The series currently includes two articles which serve as guides to the foundation and intermediate grades, along with video demonstrations for five selected works from the initial grade through to grade 4. Please click on one of the following links to view the available content (requires sign-in) or click here to view subscription options and sign-up for an Online Academy account:

  • Foundation grades
  • Intermediate grades

Over 20 additional video demonstrations for other works in the syllabus and a guide to the advanced level will also be added on an ongoing basis.


How Slow is Slow? – Practising the Piano

How much notice should we take of a composer’s metronome markings, and how do we decide the tempo of a work that contains neither a metronome mark nor a tempo or character description? Is it carte blanche? The Dolmetsch site has plenty of very helpful information on the various indications we find throughout musical history, particularly useful when we are dealing with baroque dances or dance-like pieces that would fall into a specific category. Did you realise that in 1703 France the menuet was a very merry dance, whereas in 1750 France it became noble and elegant, moderate rather than fast? Neither did I until I looked it up.

But what about Bartók’s ultra-precise metronome markings and timings at the end of a work? Surely these are too fastidious and deliberate to ignore? Bartók’s student György Sándor explains all this in an interview with Bruce Duffie:

GS: “Why did he [Bartók] write so precisely the metronome signs; why did he write so precisely the duration of the piece?”  That’s simply because in those days when he wrote his music, nobody knew a thing about his style; they didn’t know what to do with it at all!  So he had to write a lot of information.  But when he played those pieces which he marked so very carefully he played them completely differently!

BD:  So he assumed that any performer who got under the skin of the music would then make it his own and take it beyond the printed page?

GS:  Just like any other music!  Just like with any other music!  Very often he wrote down exact metronome markings, and he played those totally differently.  A very good example is the First Piano Concerto.  I happened to study with him the First and Second Concerto.  The metronome markings in the third movement of the First Concerto are excessively fast, but all our colleagues — the honest, good musicians — all read the markings and say, “That’s what Bartók meant; let’s play that way.”  I heard Bartók play it very differently.  If you follow exactly the metronome marks in that particular one and in some of the other pieces, too, the character totally changes!  In the last movement of the Opus 14, which is a slow movement, the metronome marking is incredibly fast!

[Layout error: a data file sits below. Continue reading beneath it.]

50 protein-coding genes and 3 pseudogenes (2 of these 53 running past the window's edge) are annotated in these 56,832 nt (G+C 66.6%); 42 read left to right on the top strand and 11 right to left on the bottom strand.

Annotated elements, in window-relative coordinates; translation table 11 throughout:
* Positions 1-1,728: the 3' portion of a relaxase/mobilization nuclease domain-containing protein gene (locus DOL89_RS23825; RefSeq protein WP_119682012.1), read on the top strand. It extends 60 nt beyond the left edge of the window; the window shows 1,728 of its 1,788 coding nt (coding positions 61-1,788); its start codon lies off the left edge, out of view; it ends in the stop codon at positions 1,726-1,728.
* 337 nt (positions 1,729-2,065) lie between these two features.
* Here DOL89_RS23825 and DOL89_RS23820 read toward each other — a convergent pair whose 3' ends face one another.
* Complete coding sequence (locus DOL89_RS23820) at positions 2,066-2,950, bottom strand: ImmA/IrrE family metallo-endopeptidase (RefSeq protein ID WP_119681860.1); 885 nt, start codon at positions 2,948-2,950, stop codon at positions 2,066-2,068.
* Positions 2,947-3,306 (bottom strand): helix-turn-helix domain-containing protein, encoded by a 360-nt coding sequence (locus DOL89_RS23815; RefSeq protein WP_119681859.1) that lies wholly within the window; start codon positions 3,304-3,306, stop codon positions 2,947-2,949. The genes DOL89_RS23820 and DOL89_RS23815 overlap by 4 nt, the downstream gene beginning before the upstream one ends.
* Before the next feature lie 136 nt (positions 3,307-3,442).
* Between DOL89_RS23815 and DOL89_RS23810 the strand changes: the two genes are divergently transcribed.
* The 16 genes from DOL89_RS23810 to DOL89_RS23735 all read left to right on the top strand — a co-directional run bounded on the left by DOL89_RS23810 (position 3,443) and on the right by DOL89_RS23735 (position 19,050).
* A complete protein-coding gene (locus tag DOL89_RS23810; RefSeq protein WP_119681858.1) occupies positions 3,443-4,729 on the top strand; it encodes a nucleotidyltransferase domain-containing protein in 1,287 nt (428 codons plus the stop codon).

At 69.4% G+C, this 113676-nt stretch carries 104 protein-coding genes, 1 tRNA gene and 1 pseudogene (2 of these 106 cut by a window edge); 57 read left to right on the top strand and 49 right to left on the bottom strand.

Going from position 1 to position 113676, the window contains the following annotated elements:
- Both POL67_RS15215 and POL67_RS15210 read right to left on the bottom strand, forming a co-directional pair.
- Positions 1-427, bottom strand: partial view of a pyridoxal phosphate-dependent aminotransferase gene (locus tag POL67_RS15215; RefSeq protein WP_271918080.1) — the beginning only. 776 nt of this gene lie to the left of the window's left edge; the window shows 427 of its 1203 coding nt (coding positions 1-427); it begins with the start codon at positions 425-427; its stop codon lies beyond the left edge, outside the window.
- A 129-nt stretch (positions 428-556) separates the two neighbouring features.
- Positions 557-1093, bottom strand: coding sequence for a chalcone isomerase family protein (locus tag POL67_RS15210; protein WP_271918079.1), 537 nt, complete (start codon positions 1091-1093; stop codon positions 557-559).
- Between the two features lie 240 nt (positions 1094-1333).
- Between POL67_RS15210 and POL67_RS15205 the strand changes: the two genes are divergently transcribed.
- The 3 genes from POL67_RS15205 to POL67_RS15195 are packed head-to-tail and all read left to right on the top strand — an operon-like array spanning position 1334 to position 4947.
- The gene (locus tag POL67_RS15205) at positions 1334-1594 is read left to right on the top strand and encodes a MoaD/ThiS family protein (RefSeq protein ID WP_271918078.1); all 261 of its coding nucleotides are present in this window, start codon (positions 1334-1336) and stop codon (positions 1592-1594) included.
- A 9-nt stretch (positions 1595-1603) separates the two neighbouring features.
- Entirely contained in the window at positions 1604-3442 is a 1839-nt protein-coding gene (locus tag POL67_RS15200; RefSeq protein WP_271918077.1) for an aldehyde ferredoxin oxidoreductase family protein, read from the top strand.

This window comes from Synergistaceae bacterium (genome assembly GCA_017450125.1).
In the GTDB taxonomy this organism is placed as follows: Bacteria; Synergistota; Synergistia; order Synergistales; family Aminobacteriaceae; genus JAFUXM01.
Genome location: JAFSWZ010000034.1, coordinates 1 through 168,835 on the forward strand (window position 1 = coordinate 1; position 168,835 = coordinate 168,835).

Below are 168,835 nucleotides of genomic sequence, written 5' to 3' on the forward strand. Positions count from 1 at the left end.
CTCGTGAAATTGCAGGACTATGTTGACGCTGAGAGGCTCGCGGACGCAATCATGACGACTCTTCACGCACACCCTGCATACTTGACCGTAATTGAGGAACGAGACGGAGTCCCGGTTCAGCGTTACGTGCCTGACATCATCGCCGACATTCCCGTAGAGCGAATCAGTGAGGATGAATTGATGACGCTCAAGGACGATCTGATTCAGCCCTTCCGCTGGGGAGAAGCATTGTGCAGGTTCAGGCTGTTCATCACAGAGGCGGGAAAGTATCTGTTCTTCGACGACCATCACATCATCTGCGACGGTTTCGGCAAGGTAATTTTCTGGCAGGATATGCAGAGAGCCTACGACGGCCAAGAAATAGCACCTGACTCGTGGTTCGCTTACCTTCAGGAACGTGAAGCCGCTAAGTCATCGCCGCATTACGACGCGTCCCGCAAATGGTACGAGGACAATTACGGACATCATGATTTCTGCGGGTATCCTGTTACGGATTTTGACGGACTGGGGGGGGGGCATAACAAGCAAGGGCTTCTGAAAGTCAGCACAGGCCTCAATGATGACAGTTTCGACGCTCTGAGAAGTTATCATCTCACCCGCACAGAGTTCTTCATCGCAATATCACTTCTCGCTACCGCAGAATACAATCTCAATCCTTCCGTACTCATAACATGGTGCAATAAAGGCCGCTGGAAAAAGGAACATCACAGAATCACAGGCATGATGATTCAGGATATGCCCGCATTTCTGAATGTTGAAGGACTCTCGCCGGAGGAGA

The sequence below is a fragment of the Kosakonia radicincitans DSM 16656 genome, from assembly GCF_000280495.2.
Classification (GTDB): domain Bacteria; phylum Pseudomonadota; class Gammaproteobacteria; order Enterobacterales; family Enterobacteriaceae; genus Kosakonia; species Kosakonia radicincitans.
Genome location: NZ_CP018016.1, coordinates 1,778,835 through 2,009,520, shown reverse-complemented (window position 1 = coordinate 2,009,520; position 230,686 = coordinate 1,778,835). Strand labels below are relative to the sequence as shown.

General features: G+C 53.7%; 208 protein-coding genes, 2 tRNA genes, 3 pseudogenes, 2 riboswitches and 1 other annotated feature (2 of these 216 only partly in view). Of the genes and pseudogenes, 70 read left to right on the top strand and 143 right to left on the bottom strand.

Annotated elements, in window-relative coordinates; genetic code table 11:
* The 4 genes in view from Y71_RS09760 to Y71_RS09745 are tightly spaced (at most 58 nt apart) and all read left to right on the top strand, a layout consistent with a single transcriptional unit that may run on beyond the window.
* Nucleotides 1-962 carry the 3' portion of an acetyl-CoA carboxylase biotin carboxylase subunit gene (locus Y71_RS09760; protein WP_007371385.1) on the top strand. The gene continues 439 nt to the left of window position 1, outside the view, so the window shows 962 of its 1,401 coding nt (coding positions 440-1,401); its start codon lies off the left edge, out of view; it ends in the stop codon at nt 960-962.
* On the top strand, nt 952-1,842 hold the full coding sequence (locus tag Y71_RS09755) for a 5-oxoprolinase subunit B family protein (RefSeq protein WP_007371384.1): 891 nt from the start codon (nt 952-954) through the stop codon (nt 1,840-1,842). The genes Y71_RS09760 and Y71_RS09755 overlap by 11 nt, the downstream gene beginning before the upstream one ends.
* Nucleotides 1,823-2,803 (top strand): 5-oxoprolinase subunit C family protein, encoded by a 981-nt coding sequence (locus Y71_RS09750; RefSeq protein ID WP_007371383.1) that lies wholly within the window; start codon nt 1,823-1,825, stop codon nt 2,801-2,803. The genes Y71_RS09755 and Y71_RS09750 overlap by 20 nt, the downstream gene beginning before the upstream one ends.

BD:  Then why did he make this outlandish marking?

GS:  That question comes up all the time.  He had a little pocket metronome.  Not the one that you use or I use, but one with a little string and a weight hanging on it.  It wasn’t accurate at all!  So his metronome markings should be considered as relative markings.  When 64 is followed by 80, then you know that this section is faster.  But certainly do not take the absolute measurements with the markings.

BD:  Then why don’t the publishers go back through the scores and either eliminate the metronome markings or change them from precise measurements to “slower,” “faster,” and so forth?

GS:  Good question.  Right now we are involved in re-editing Bartók’s music.  I’m in touch with Peter Bartók.  He sends me lot of things including the Third Piano Concerto, and whenever I come up with any idea of interpreting it, the answer by the publisher and by everybody is, “Bartók wrote this down; it must be exactly the way he wrote it down.”  Who am I to argue?  I recorded the concertos again in Hungary, last year.  They are coming out in April, and we spent hours with the correct tempo markings.  The real answer is, “Because he wasn’t fussy.  He wasn’t dogmatic or pedantic.”  He wrote an approximate something, and he knew very well that when it gets played in Orchestra Hall or Fischer Hall, the acoustics are different and the tempo will be different.  Check his recordings of the Mikrokosmos.  He recorded, I think, 45 of them and the exact metronome markings are there in the music.  Just listen to him and how he plays!

Check out Bartók’s own recording of his Romanian Folk Dance No. 6. By my reckoning, his performance clocks in at 47″, as against the 36″ he stipulates in the score. In such a short piece, that’s actually quite a bit slower.

There is of course a lot of flexibility with tempo even in the presence of a composer’s metronome mark. In the slow movement of Schubert’s B flat Sonata, D960, marked Andante sostenuto (no metronome mark, of course), I did a quick survey of a few great pianists’ approaches. Two in particular stand out for their contrasting styles (and therefore tempos) – Schnabel and Horowitz.

To spin out the long line and to make the most of the texture changes, Artur Schnabel requires 11:24.

Vladimir Horowitz plays the movement with a good deal more forward movement in general, allowing him opportunities to take time in those special places. His performance lasts 8:02.

There is slow and there is slow. Something extremely unusual happened during the New York Philharmonic’s concert of April 6, 1962. After the intermission, the audience was expecting to hear the First Piano Concerto of Johannes Brahms featuring Glenn Gould as soloist. Conductor Leonard Bernstein stepped onto the podium and said a few words to prepare the audience for what would come next, a performance so slow and so at odds with his own that he felt he needed to offer a disclaimer. This performance (together with the disclaimer) has gone down in history as one of the most remarkable – and controversial – collaborations between conductor and soloist. What is your reaction to Gould’s ideas?